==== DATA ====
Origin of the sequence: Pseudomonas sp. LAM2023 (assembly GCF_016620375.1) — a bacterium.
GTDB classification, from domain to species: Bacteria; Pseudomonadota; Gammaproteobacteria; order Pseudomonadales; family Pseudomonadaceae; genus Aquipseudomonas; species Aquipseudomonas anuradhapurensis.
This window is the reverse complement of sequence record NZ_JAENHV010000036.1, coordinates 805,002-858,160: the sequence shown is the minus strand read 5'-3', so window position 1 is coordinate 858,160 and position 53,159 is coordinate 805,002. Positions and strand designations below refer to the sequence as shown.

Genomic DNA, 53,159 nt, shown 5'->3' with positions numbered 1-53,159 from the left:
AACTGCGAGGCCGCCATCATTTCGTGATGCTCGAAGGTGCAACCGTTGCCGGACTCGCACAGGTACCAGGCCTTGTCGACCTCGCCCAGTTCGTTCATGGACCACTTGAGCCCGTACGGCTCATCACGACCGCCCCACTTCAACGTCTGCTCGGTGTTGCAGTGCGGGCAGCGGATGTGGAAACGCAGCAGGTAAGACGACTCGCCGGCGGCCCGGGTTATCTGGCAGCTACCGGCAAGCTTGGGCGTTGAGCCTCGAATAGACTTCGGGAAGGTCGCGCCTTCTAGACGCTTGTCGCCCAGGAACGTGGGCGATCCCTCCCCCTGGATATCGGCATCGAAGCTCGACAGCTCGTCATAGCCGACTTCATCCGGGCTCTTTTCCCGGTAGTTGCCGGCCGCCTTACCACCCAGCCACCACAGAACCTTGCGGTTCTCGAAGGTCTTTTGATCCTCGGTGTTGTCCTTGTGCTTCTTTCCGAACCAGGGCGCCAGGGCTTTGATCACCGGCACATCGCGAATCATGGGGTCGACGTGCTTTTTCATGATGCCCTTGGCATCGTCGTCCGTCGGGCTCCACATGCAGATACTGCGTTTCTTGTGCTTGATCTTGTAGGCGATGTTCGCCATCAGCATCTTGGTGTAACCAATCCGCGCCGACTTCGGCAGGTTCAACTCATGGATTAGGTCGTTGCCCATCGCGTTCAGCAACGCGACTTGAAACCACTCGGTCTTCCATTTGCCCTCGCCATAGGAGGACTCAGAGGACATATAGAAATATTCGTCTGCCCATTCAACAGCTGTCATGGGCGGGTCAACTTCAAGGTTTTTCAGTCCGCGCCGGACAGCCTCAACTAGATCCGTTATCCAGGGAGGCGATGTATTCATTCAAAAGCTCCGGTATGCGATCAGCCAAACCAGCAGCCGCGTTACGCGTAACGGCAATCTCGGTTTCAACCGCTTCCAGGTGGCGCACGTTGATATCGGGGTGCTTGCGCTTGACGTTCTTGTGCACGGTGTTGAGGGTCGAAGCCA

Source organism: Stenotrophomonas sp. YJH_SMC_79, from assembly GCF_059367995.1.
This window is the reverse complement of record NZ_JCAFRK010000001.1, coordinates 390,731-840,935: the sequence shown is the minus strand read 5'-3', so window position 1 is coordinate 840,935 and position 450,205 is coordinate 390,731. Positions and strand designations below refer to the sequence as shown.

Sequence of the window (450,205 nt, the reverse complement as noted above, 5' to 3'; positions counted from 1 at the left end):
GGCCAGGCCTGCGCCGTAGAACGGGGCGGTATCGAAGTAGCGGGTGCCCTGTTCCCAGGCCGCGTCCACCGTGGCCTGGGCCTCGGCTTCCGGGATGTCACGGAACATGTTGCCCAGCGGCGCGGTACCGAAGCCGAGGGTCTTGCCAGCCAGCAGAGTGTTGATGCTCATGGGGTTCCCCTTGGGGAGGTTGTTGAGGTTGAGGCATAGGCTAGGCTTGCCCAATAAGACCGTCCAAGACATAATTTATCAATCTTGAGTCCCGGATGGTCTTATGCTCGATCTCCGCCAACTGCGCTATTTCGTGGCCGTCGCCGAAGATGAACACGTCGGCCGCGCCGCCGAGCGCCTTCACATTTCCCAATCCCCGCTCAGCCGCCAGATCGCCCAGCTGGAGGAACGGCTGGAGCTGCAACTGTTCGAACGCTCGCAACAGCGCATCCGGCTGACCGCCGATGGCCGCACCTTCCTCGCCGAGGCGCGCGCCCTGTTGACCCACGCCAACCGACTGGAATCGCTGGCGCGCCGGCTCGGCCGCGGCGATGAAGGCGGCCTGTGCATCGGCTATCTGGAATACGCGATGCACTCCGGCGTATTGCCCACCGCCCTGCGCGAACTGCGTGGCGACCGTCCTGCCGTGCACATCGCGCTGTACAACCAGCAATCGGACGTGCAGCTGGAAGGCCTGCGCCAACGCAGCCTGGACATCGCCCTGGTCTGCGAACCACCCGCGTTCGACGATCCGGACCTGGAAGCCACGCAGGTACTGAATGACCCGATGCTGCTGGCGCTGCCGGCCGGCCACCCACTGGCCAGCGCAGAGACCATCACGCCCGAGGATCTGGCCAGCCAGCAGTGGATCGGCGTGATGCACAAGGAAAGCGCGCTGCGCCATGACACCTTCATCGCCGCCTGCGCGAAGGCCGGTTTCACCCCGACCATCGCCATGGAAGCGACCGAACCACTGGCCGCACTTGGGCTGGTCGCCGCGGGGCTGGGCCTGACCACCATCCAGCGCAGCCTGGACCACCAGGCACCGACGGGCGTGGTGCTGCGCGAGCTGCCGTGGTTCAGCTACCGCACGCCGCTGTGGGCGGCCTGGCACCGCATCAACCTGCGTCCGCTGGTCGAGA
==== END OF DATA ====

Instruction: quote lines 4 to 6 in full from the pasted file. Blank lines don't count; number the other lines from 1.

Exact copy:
Genomic DNA, 53,159 nt, shown 5'->3' with positions numbered 1-53,159 from the left:
AACTGCGAGGCCGCCATCATTTCGTGATGCTCGAAGGTGCAACCGTTGCCGGACTCGCACAGGTACCAGGCCTTGTCGACCTCGCCCAGTTCGTTCATGGACCACTTGAGCCCGTACGGCTCATCACGACCGCCCCACTTCAACGTCTGCTCGGTGTTGCAGTGCGGGCAGCGGATGTGGAAACGCAGCAGGTAAGACGACTCGCCGGCGGCCCGGGTTATCTGGCAGCTACCGGCAAGCTTGGGCGTTGAGCCTCGAATAGACTTCGGGAAGGTCGCGCCTTCTAGACGCTTGTCGCCCAGGAACGTGGGCGATCCCTCCCCCTGGATATCGGCATCGAAGCTCGACAGCTCGTCATAGCCGACTTCATCCGGGCTCTTTTCCCGGTAGTTGCCGGCCGCCTTACCACCCAGCCACCACAGAACCTTGCGGTTCTCGAAGGTCTTTTGATCCTCGGTGTTGTCCTTGTGCTTCTTTCCGAACCAGGGCGCCAGGGCTTTGATCACCGGCACATCGCGAATCATGGGGTCGACGTGCTTTTTCATGATGCCCTTGGCATCGTCGTCCGTCGGGCTCCACATGCAGATACTGCGTTTCTTGTGCTTGATCTTGTAGGCGATGTTCGCCATCAGCATCTTGGTGTAACCAATCCGCGCCGACTTCGGCAGGTTCAACTCATGGATTAGGTCGTTGCCCATCGCGTTCAGCAACGCGACTTGAAACCACTCGGTCTTCCATTTGCCCTCGCCATAGGAGGACTCAGAGGACATATAGAAATATTCGTCTGCCCATTCAACAGCTGTCATGGGCGGGTCAACTTCAAGGTTTTTCAGTCCGCGCCGGACAGCCTCAACTAGATCCGTTATCCAGGGAGGCGATGTATTCATTCAAAAGCTCCGGTATGCGATCAGCCAAACCAGCAGCCGCGTTACGCGTAACGGCAATCTCGGTTTCAACCGCTTCCAGGTGGCGCACGTTGATATCGGGGTGCTTGCGCTTGACGTTCTTGTGCACGGTGTTGAGGGTCGAAGCCA

Source organism: Stenotrophomonas sp. YJH_SMC_79, from assembly GCF_059367995.1.